Wanted: Knock-Down, Drag-Out Gutter Brawls
By Rick Minter | Senior Writer
In any form of motorsports, the ultimate outcome is a door-to-door duel to the finish line, with a single winner collecting the lion’s share of the spoils.
In drag racing, it’s not the shot-like-a rocket runs that are the most entertaining. It’s the pedal-fests, where two drivers find themselves under less than ideal conditions, wrestling their machines to the best of their abilities, struggling to keep the car in the lane, working the throttle to keep traction, all the while trying to beat the driver in the other lane to the finish line.
In NASCAR, what most fans buy tickets to see is two or more drivers and their machines, battling each other and the race track, like fighter pilots in the sky. In the end there will be only one winner, and often one angry loser.
NASCAR’s heritage is rich with tales of classic contests. There are stories of Richard Petty, riding the high rim of the old Atlanta track, dueling David Pearson down at the bottom. The great Rockingham battles come to mind – Harry Gant and Bill Elliott in the early 1980s, Matt Kenseth and Kasey Kahne in the final Cup race ever at the Rock.
Many of those epic battles occurred at Darlington, the most recent in 2003, when Ricky Craven and Kurt Busch both pushed their cars well past their limits, not once but many times, before Craven prevailed in a finish so close that it took electronic equipment to determine a winner.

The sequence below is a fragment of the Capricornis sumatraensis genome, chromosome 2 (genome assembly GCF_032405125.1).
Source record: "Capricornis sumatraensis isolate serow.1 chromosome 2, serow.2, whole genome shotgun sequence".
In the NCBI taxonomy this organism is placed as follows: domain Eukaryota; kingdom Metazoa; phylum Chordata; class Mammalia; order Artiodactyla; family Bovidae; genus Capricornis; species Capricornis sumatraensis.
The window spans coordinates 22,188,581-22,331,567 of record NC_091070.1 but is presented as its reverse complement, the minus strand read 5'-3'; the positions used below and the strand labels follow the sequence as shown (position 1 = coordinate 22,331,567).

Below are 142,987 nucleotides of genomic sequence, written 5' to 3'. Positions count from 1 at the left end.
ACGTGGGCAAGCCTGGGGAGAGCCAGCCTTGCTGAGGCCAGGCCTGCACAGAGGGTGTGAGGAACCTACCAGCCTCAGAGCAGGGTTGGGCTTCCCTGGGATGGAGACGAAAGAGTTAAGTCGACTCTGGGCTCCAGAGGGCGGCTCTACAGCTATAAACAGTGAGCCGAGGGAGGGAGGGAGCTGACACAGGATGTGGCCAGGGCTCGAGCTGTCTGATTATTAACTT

But it seems that in today’s environment, while there are lots of lead changes, good ‘ol knock-down, drag-out dogfights for the trophy are rare. The best battles tend to be in mid-pack, where they often are fierce but mostly overlooked by TV cameras and fans too.
Most in the sport blame aerodynamics and how they affect the Car of Tomorrow, especially on the intermediate, mile-and-a-half tracks. Generally, when the leader gets to the clean air out front, he’s gone, almost impossible to pass, leaving the challenger with few options other than celebrating a good points day.
The deciding factor in many a race is who emerges with the lead after the last pit stop.
Recently, on a cool morning at Nashville Superspeedway, Carl Edwards weighed in on the subject, although with some hesitation.
“There is a lot to the clean air thing, there really is, and that’s a little frustrating” he said, almost grimacing as he spoke. “You end up racing the air almost as much as the tires and the tracks. The air dictates how fast your car is going to go and how it’s going to handle, and man, that can be frustrating.
“They’ve got to figure a way around it.”
But Edwards flashed his familiar smile when asked to talk about some of the great duels he’d been a part of.
He cited the recent Texas race where he was leading late, came into the pits, had a slow stop and was unable to resume his battle with eventual winner Jeff Gordon despite having what had been the fastest car a few laps earlier.
“I really enjoyed racing Jeff for the lead,” he said. “It didn’t turn out to be for the win, but right then it felt like it was for the win.
“It may not have looked like it on TV, but both of us were driving our guts out, racing as hard as possible, thinking that it was for the win because there probably was not going to be another caution.
“I’m sure Jeff was digging deep. I know that was all I had.”
Edwards said those intense battles are when he’s at his best as a driver.
“There are times when I’m trying to run by myself in practice or in the middle of race when I’m not racing someone hard, that I don’t feel as tuned in to my race car and what I’m doing,” he said. “But there are times when I’m racing someone and I get this sixth sense and I’m part of the race car. I know right where the front of the car is, the sides and the tail.
“Time slows down and you can really race. That’s a good feeling.”No Comment